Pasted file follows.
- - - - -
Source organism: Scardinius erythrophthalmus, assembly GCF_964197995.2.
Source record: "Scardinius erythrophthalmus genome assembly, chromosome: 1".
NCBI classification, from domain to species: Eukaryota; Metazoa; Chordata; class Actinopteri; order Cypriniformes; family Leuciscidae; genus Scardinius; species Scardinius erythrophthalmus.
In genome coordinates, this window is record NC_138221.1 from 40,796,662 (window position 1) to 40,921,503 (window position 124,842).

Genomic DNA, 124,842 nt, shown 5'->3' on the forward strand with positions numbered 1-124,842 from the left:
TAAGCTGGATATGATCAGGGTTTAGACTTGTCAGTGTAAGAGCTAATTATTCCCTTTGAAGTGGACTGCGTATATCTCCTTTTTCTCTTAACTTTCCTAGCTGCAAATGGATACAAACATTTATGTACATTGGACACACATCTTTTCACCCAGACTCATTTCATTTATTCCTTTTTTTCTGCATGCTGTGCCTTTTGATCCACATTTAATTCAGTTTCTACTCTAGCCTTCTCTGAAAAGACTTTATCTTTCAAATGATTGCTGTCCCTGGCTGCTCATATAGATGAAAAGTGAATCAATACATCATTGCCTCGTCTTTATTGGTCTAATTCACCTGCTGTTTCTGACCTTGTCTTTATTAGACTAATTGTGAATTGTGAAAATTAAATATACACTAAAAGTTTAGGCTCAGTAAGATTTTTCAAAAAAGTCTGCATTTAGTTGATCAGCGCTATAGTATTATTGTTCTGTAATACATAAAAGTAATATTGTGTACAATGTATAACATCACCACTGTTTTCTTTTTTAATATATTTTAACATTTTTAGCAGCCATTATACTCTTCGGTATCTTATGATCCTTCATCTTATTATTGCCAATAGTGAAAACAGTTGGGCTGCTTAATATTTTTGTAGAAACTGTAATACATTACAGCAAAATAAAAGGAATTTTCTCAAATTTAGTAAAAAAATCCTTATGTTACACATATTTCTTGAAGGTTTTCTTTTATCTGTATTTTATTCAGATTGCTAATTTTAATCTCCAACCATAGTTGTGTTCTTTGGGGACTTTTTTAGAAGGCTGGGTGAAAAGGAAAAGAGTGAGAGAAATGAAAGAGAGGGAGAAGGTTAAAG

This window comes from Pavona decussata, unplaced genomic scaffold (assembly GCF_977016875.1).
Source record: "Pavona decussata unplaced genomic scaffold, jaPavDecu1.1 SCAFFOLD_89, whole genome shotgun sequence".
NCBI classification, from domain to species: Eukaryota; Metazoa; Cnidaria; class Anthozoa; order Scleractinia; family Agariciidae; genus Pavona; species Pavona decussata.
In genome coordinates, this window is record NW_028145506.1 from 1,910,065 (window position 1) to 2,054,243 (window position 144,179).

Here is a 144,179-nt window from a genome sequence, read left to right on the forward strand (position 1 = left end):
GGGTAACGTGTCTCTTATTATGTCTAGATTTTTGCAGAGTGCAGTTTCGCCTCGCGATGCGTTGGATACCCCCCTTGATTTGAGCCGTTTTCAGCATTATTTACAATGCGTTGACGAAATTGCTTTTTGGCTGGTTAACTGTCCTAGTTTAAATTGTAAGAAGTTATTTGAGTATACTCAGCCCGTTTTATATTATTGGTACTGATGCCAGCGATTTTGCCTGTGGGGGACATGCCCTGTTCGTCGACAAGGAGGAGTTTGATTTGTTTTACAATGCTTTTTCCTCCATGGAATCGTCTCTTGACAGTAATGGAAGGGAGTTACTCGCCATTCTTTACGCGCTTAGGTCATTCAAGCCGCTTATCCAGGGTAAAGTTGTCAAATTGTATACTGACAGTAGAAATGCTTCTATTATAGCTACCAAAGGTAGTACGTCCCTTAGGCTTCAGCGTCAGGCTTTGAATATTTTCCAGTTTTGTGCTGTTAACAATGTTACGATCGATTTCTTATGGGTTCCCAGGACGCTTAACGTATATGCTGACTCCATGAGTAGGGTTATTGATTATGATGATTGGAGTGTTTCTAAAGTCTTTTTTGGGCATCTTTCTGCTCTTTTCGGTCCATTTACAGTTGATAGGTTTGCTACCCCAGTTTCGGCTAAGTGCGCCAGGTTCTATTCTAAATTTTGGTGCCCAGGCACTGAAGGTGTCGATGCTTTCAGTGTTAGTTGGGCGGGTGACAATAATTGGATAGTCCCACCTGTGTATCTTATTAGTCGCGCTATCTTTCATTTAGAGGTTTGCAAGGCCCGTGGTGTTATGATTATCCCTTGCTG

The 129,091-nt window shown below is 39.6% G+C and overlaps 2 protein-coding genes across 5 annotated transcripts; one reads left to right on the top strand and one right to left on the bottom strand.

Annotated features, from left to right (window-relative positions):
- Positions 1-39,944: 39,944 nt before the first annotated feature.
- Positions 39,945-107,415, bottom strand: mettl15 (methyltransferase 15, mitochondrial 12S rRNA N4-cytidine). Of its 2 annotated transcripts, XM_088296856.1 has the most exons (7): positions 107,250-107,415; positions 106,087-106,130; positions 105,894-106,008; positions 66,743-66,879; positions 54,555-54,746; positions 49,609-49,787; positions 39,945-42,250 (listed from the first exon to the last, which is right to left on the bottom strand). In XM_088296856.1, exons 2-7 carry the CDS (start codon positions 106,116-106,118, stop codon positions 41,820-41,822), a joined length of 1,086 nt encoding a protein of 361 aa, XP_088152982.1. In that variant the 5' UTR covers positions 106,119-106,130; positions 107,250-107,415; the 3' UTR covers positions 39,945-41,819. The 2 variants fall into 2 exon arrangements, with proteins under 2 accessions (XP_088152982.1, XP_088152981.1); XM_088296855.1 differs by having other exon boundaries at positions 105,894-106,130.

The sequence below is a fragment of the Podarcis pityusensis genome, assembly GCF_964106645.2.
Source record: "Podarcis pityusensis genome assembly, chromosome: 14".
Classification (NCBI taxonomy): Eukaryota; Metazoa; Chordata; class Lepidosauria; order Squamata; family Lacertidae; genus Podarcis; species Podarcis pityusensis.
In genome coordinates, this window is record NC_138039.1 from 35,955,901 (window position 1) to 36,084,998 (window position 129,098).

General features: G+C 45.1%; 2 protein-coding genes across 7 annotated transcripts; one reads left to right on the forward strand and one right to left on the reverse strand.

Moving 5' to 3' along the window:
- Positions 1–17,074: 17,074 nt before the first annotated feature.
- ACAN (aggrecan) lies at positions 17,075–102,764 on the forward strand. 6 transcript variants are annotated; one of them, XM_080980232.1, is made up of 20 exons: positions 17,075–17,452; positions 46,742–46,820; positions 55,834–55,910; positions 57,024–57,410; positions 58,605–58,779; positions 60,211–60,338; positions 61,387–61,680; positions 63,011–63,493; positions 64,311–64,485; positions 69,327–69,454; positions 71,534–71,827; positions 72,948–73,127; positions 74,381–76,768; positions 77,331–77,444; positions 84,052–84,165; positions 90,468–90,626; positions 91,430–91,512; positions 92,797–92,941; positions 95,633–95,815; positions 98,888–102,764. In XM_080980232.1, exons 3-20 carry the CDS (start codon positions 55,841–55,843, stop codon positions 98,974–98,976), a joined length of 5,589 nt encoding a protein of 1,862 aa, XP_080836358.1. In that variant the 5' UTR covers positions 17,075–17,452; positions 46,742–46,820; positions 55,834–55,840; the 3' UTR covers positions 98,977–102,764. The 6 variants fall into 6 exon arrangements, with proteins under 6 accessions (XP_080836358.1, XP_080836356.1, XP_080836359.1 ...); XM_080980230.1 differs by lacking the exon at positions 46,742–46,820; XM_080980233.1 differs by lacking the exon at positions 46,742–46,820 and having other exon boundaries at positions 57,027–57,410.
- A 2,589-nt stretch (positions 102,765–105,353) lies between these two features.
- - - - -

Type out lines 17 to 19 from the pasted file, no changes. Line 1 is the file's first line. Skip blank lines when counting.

The sequence below is a fragment of the Podarcis pityusensis genome, assembly GCF_964106645.2.
Source record: "Podarcis pityusensis genome assembly, chromosome: 14".
Classification (NCBI taxonomy): Eukaryota; Metazoa; Chordata; class Lepidosauria; order Squamata; family Lacertidae; genus Podarcis; species Podarcis pityusensis.